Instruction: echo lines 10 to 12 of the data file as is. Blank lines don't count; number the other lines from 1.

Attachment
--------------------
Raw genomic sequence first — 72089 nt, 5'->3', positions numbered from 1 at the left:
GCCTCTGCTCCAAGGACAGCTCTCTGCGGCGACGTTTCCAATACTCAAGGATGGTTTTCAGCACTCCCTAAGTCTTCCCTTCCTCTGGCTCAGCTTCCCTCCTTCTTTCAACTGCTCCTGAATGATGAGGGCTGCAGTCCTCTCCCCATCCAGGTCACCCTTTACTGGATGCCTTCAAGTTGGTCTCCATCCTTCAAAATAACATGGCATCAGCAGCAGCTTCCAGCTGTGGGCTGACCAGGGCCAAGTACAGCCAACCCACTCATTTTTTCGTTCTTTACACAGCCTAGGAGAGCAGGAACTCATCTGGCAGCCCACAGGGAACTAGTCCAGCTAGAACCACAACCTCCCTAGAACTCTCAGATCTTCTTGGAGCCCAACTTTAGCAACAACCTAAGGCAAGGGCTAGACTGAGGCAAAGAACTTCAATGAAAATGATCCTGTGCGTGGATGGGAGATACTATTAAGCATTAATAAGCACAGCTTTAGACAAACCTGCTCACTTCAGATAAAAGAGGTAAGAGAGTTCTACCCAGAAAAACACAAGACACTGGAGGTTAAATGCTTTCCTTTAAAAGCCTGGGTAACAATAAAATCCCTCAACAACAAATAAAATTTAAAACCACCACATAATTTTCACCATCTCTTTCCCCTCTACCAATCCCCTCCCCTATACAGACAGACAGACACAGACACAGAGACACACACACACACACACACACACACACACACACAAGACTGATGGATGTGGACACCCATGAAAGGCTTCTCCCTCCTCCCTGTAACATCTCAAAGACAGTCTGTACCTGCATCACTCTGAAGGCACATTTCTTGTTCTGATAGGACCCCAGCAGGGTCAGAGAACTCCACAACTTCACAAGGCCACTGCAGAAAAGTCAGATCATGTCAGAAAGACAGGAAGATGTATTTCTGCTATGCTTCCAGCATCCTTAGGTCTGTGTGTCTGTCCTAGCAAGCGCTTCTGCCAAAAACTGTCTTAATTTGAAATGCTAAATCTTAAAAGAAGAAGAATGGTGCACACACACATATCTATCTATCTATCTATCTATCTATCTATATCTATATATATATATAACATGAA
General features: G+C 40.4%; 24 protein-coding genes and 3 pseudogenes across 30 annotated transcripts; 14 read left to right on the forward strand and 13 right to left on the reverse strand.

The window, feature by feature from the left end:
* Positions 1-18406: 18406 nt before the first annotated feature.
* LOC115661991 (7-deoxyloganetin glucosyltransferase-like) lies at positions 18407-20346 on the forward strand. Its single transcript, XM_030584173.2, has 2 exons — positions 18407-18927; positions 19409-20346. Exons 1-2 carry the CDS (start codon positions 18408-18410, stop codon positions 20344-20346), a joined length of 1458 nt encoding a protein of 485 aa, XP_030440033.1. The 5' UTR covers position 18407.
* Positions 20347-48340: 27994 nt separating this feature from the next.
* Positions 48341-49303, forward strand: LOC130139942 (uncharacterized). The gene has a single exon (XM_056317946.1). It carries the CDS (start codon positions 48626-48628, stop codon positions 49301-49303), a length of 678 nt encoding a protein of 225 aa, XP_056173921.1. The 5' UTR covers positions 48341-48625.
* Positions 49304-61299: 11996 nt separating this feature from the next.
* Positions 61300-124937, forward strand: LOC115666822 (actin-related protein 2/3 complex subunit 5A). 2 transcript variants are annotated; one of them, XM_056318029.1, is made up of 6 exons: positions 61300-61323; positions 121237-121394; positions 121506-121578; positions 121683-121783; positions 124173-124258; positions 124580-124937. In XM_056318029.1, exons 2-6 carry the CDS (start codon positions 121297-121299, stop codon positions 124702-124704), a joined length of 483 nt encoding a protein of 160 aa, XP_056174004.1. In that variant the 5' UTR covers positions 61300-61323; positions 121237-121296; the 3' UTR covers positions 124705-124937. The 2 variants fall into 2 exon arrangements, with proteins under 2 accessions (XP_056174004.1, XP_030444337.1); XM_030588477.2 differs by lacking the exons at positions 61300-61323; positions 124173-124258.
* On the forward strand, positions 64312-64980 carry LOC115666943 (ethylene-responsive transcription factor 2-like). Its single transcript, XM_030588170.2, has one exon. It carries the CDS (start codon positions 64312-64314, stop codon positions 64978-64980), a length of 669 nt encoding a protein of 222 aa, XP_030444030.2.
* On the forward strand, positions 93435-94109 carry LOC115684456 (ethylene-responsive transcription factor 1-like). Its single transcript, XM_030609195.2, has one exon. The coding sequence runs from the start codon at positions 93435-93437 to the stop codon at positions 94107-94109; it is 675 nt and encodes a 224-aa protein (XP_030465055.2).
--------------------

* Positions 61300-124937, forward strand: LOC115666822 (actin-related protein 2/3 complex subunit 5A). 2 transcript variants are annotated; one of them, XM_056318029.1, is made up of 6 exons: positions 61300-61323; positions 121237-121394; positions 121506-121578; positions 121683-121783; positions 124173-124258; positions 124580-124937. In XM_056318029.1, exons 2-6 carry the CDS (start codon positions 121297-121299, stop codon positions 124702-124704), a joined length of 483 nt encoding a protein of 160 aa, XP_056174004.1. In that variant the 5' UTR covers positions 61300-61323; positions 121237-121296; the 3' UTR covers positions 124705-124937. The 2 variants fall into 2 exon arrangements, with proteins under 2 accessions (XP_056174004.1, XP_030444337.1); XM_030588477.2 differs by lacking the exons at positions 61300-61323; positions 124173-124258.
* On the forward strand, positions 64312-64980 carry LOC115666943 (ethylene-responsive transcription factor 2-like). Its single transcript, XM_030588170.2, has one exon. It carries the CDS (start codon positions 64312-64314, stop codon positions 64978-64980), a length of 669 nt encoding a protein of 222 aa, XP_030444030.2.
* On the forward strand, positions 93435-94109 carry LOC115684456 (ethylene-responsive transcription factor 1-like). Its single transcript, XM_030609195.2, has one exon. The coding sequence runs from the start codon at positions 93435-93437 to the stop codon at positions 94107-94109; it is 675 nt and encodes a 224-aa protein (XP_030465055.2).